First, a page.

Diamonds’ redox reaction origins revealed


Diamonds (dark grey) begin to form out of an iron mineral (magnesiowustite, white) and carbonate minerals (light grey) © NAS

Subduction zones – boundaries between tectonic plates where the Earth's crust sinks into the hot mantle – could be breeding grounds for diamond formation, according Russian researchers. Experiments have revealed the redox reactions that drives diamond formation and explain diamond’s compositional variation, thereby improving our understanding of the processes at work deep inside the Earth.

Although diamond is almost 100% carbon, its physical and chemical properties can vary due to tiny inclusions of minerals and fluids. 'Contrasting heterogeneity of diamond – as seen in the composition of inclusions, nitrogen content and carbon isotopic composition – is one of the most debateable questions of diamond genesis,' says Yuri Palyanov, lead author of the study at the Russian Academy of Sciences in Novosibirsk.

Until now, redox reactions were simply assumed in many diamond formation models but the true mechanism involved remained uncertain. The heterogeneity of diamonds was thought to be a consequence of different isotopic characteristics of carbon materials available at different stages of diamond crystallisation or due to compositionally contrasting agents in the crystallisation medium.

'No experimental studies on diamond formation under conditions found at subduction zones have been performed before our work,' says Palyanov. 'In our work, we demonstrate for the first time that significant heterogeneity can be associated with essentially one process and one carbon source, and assessed the possible scale of the phenomenon.'

The team conducted high pressure, high temperature experiments in chambers that mimicked conditions found at subductions zones. They found that oxidised crust minerals interact with reduced metal-saturated rocks in the mantle below. At temperatures above 1000°C magnesium carbonate and calcium carbonate reacted with iron to form new minerals including iron carbide and graphite.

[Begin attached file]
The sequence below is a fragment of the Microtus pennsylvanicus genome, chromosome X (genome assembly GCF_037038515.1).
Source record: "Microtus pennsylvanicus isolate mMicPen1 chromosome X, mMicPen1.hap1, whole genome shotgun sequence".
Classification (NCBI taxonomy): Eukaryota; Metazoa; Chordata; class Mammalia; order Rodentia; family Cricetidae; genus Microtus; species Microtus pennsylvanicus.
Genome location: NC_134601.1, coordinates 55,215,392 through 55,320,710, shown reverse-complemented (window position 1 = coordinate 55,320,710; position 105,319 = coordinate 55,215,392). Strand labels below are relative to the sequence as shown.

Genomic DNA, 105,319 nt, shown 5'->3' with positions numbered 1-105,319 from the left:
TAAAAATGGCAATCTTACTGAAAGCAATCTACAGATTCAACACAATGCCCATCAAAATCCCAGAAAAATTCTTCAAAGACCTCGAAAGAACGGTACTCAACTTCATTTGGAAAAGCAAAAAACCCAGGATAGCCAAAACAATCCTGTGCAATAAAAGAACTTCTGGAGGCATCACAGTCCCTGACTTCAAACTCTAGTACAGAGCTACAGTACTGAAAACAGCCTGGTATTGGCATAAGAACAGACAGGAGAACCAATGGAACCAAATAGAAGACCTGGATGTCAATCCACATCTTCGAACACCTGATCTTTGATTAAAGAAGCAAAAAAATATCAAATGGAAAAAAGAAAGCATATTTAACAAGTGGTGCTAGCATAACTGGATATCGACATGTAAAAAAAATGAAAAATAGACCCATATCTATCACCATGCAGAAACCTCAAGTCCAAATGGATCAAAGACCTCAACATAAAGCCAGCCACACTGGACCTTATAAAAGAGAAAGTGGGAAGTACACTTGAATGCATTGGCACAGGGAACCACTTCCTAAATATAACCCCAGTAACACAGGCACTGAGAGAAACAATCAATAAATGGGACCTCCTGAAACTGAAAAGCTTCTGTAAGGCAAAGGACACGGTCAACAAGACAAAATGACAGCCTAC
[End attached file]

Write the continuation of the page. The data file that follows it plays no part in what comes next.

However, at temperatures above 1200°C and at pressures around 74,000 times atmospheric pressure the team observed a gradient of oxidation states. They saw that in the zone between the carbonates and the iron, diamonds up to a millimetre in diameter formed. Analyses revealed that diamonds that formed in oxidised conditions contained more nitrogen impurities than those formed in reduced conditions.

Palyanov notes that diamond naturally forms under a wide range of temperature, pressures and oxygen concentrations. 'The experimentally reproduced mechanism here is only one of many possible ones,’ he says. ‘We believe that diamonds, formed according to this mechanism could be both of gem and industrial grades.'

'High pressure high temperature experiments, like those reported by Palyanov and co-workers, provide us with direct evidence of the processes and crystal growth mechanisms taking place at these redox fronts,' comments Dan Howell, who investigates diamond formation at Macquarie University, Australia. 'As their results show, a better understanding of these redox processes throughout the entire mantle, not just at deep subduction zones, will greatly benefit our interpretations of this important but inaccessible region of Earth.'

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